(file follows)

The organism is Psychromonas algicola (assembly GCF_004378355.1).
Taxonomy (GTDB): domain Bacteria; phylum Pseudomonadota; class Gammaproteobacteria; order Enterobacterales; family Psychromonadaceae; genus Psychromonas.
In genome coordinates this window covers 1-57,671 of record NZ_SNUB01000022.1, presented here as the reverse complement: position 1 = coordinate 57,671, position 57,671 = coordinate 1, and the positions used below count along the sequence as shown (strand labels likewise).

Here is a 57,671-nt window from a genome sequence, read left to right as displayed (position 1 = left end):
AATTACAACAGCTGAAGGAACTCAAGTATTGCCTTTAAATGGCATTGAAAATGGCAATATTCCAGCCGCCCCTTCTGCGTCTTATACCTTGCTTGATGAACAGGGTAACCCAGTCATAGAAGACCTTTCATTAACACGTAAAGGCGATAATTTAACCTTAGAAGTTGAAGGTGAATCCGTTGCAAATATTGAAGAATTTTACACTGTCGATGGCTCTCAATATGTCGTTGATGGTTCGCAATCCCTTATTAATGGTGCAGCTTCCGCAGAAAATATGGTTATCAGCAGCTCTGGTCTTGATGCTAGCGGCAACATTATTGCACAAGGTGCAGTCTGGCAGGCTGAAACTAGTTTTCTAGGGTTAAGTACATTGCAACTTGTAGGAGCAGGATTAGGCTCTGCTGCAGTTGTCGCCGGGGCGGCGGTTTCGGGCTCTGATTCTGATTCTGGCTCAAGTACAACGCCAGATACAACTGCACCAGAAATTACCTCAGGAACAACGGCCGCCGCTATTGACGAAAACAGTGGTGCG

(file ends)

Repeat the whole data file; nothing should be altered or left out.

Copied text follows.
The organism is Psychromonas algicola (assembly GCF_004378355.1).
Taxonomy (GTDB): domain Bacteria; phylum Pseudomonadota; class Gammaproteobacteria; order Enterobacterales; family Psychromonadaceae; genus Psychromonas.
In genome coordinates this window covers 1-57,671 of record NZ_SNUB01000022.1, presented here as the reverse complement: position 1 = coordinate 57,671, position 57,671 = coordinate 1, and the positions used below count along the sequence as shown (strand labels likewise).

Here is a 57,671-nt window from a genome sequence, read left to right as displayed (position 1 = left end):
AATTACAACAGCTGAAGGAACTCAAGTATTGCCTTTAAATGGCATTGAAAATGGCAATATTCCAGCCGCCCCTTCTGCGTCTTATACCTTGCTTGATGAACAGGGTAACCCAGTCATAGAAGACCTTTCATTAACACGTAAAGGCGATAATTTAACCTTAGAAGTTGAAGGTGAATCCGTTGCAAATATTGAAGAATTTTACACTGTCGATGGCTCTCAATATGTCGTTGATGGTTCGCAATCCCTTATTAATGGTGCAGCTTCCGCAGAAAATATGGTTATCAGCAGCTCTGGTCTTGATGCTAGCGGCAACATTATTGCACAAGGTGCAGTCTGGCAGGCTGAAACTAGTTTTCTAGGGTTAAGTACATTGCAACTTGTAGGAGCAGGATTAGGCTCTGCTGCAGTTGTCGCCGGGGCGGCGGTTTCGGGCTCTGATTCTGATTCTGGCTCAAGTACAACGCCAGATACAACTGCACCAGAAATTACCTCAGGAACAACGGCCGCCGCTATTGACGAAAACAGTGGTGCG